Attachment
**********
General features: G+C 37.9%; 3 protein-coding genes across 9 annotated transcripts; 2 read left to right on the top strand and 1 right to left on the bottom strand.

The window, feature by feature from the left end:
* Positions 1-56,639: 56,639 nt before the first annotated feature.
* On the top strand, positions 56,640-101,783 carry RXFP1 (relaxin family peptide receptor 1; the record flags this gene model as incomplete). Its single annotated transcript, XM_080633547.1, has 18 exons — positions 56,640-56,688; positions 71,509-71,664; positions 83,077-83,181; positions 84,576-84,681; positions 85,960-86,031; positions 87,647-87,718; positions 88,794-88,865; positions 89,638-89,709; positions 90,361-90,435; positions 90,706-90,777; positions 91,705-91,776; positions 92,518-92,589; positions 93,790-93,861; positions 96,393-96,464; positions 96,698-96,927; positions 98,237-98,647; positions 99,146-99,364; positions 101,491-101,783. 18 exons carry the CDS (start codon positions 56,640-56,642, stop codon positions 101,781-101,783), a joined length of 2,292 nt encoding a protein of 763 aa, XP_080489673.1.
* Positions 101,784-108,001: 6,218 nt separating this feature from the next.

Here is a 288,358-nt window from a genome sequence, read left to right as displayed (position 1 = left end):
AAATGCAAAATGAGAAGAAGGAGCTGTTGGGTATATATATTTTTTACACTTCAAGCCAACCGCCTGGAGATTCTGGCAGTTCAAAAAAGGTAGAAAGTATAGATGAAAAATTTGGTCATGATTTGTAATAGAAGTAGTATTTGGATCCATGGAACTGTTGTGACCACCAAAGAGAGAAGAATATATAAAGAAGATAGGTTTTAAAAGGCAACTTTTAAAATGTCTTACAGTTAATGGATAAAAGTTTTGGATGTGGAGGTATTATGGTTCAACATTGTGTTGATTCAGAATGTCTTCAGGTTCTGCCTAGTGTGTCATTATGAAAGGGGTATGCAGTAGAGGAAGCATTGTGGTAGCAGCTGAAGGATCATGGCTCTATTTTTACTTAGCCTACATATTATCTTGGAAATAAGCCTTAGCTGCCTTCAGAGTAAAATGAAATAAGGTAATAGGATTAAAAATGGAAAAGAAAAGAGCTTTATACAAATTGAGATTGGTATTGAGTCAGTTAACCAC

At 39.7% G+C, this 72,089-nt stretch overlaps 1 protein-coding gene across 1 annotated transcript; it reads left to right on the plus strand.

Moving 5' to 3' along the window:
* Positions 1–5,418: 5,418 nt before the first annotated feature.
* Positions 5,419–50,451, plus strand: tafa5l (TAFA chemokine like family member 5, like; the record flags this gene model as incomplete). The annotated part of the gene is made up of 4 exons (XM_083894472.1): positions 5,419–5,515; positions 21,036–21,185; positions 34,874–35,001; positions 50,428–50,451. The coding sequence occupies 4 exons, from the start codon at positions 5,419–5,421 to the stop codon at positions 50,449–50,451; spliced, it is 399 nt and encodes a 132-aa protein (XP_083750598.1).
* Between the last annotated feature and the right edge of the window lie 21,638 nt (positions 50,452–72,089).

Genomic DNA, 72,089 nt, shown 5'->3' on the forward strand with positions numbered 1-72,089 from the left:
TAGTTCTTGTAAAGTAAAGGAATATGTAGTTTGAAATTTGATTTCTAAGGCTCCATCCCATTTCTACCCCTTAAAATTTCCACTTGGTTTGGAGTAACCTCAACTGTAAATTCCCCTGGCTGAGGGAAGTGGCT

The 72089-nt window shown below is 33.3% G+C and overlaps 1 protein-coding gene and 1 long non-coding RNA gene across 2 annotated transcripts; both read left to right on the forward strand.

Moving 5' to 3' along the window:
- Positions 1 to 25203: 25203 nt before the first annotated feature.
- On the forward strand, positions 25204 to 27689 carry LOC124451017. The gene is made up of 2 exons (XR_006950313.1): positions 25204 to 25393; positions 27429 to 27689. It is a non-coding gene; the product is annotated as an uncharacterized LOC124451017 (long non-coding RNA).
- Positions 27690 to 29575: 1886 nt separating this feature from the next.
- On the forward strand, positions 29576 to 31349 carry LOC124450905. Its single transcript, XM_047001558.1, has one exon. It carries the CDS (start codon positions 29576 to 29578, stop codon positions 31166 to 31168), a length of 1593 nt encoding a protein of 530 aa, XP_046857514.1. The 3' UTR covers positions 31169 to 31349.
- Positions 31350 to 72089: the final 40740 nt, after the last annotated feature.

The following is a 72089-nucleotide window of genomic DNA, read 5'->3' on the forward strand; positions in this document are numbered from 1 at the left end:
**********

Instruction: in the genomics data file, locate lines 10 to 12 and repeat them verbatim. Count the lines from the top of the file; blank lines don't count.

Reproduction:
* Positions 1–5,418: 5,418 nt before the first annotated feature.
* Positions 5,419–50,451, plus strand: tafa5l (TAFA chemokine like family member 5, like; the record flags this gene model as incomplete). The annotated part of the gene is made up of 4 exons (XM_083894472.1): positions 5,419–5,515; positions 21,036–21,185; positions 34,874–35,001; positions 50,428–50,451. The coding sequence occupies 4 exons, from the start codon at positions 5,419–5,421 to the stop codon at positions 50,449–50,451; spliced, it is 399 nt and encodes a 132-aa protein (XP_083750598.1).
* Between the last annotated feature and the right edge of the window lie 21,638 nt (positions 50,452–72,089).